This is just a quick configuration post.  On Archlinux, clojure, clojure-contrib and swank-clojure-git packages are already available from the AUR. I'm a big fan of Common Lisp and use it for most of my programming, so I wanted to be able to use any of the 3 common lisp implementations installed from distro packages along with SBCL git built with clbuild or clojure without much fuss. Though there are a fair number of articles on clojure/emacs/slime setup and still more a google search away, I found it a bit of a pain to get things going the way I wanted.

I can't vouch for whether or not this will work for non-Arch users but if you have clojure and swank-clojure installed then aside from changing paths or setting environment variables this ought to work for you. (Let me know if I'm wrong, of course.)

I've got my lisp implementations defined as follows:
(setq slime-lisp-implementations
'((ccl ("ccl64"))
(ecl ("ecl"))
(sbcl ("sbcl"))
(sbcl-git ("/home/redline/builds/clbuild-dev/clbuild" "lisp"))))
(setq slime-default-lisp 'sbcl-git))

If that looks completely alien to you or you don't already have some additional code in your .emacs for SLIME setup, you're in the wrong place. You probably just want an easy Emacs starter kit for clojure. Or, alternately, to look at my full .emacs file.

And the following big chunk to get swank-clojure and the rest set up:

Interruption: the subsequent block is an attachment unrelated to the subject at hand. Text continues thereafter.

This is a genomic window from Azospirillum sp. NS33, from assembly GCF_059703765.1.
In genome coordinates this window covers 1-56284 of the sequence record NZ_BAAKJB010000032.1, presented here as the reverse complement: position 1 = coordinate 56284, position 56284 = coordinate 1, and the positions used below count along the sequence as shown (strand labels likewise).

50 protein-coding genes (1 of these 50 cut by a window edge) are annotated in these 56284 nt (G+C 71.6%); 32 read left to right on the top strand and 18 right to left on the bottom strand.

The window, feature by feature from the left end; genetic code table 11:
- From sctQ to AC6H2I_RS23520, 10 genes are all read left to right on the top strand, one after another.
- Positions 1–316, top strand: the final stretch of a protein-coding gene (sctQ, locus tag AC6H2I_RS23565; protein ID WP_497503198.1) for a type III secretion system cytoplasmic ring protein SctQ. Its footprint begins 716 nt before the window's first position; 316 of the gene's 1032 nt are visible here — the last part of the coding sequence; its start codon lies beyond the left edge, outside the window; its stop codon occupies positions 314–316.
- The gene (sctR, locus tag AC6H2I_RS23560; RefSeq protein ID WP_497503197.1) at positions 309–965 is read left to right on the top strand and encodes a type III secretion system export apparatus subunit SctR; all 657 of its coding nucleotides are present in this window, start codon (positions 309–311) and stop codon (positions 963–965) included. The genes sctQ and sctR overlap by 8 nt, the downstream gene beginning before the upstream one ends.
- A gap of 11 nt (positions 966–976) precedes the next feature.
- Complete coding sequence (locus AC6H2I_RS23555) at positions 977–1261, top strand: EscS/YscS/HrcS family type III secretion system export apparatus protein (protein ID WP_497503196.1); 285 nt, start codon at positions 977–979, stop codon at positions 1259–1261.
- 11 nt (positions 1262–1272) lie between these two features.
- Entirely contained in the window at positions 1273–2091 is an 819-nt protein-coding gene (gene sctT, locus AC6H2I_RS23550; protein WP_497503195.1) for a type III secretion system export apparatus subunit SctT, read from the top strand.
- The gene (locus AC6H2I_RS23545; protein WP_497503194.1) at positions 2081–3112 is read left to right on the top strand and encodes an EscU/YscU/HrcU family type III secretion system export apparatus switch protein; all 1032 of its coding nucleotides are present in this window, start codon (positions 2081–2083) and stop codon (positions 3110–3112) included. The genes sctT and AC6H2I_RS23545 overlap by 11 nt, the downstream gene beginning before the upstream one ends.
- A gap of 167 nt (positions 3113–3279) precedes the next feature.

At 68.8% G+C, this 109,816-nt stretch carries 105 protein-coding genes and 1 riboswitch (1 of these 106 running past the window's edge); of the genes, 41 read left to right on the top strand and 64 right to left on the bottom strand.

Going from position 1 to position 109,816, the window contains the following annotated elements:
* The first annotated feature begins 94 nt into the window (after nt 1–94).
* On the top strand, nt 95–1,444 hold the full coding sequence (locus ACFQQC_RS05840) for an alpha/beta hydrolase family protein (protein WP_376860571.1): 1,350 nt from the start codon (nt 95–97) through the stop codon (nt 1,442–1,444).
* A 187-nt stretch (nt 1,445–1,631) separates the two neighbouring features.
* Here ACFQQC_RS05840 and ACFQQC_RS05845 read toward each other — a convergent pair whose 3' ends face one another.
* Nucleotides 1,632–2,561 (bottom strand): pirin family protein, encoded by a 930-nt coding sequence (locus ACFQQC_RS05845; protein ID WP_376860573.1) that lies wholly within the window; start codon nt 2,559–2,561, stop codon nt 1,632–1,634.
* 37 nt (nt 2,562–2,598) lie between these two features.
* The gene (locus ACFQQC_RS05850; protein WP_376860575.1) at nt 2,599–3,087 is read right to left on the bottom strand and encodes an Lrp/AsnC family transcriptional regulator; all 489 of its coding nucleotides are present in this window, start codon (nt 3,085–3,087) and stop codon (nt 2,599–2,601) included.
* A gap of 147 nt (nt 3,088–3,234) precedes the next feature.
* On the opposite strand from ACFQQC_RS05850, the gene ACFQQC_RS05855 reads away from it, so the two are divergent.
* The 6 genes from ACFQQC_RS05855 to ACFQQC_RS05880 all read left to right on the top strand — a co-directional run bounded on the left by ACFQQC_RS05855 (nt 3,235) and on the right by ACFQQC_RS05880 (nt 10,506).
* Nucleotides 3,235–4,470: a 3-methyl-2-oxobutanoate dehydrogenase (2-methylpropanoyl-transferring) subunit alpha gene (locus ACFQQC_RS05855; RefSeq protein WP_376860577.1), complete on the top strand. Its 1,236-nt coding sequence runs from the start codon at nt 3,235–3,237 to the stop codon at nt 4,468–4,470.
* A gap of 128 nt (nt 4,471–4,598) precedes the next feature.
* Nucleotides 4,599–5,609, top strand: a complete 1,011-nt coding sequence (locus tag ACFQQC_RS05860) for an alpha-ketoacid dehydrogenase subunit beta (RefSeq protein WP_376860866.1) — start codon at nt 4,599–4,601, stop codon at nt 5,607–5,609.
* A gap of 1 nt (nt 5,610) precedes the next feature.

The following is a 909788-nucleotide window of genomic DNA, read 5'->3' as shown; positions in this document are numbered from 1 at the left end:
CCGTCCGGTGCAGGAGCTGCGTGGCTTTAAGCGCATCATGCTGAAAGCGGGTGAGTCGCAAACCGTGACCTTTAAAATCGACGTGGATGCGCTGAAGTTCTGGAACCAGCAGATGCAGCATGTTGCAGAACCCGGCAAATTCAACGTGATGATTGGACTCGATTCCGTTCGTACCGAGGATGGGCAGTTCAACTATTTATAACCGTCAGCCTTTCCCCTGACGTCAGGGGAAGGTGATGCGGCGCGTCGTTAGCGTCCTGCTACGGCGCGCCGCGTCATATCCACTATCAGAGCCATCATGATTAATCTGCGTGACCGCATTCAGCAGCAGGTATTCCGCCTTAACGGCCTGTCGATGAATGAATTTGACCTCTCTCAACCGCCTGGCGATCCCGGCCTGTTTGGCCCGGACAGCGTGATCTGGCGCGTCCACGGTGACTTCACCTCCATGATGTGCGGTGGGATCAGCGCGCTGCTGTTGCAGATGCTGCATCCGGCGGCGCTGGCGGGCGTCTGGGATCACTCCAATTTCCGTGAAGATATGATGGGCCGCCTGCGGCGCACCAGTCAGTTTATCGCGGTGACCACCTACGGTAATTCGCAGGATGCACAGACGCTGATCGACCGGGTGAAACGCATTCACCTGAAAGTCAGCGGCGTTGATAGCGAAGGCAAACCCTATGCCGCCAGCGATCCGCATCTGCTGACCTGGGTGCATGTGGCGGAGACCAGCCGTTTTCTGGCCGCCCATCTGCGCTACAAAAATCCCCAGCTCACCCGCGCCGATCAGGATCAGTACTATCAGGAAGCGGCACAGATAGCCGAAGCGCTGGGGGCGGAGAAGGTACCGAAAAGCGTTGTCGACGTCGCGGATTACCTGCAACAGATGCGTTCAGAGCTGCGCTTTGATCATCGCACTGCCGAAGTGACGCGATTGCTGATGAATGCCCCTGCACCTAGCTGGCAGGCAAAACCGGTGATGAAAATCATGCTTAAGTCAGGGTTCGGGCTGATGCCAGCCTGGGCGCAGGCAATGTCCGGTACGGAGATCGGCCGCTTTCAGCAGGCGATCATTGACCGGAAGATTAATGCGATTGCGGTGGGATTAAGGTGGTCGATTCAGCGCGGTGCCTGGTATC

(add-to-list 'load-path "/usr/share/emacs/site-lisp/clojure-mode")
(require 'clojure-mode)
(add-to-list 'load-path "/usr/share/emacs/site-lisp/swank-clojure")
(require 'swank-clojure)
(add-hook 'clojure-mode-hook
'(lambda ()
(define-key clojure-mode-map "\C-c\C-e" 'lisp-eval-last-sexp)
(define-key clojure-mode-map "\C-x\C-e" 'lisp-eval-last-sexp)))
(eval-after-load "slime"
(require 'assoc)
(setq swank-clojure-classpath
(list "/usr/share/clojure/clojure.jar"
(aput 'slime-lisp-implementations 'clojure
(list (swank-clojure-cmd) :init 'swank-clojure-init))))

At this point, you should be able to start Emacs and then do M- - M- x slime, followed by enter and either the word clojure or one of your lisp implementations. Alternately, you could just do M-x slime and get sbcl-git. See? Not so bad after all.
Paktahn 0.9 is out!
posted on 2010-05-18 18:16:40
Well, it's been a long spell since the last paktahn release. There are reasons for it but I'm just glad we got the release out.

The "big feature" of the release is AUR updates which I am happy to have implemented. I wouldn't have been able to get it done if versioning support hadn't been kicked off by Wei Hu (wh5a) a while back though. At any rate, AUR Updates are in as is support for the .tar.xz format which Arch has adopted for packages going forward.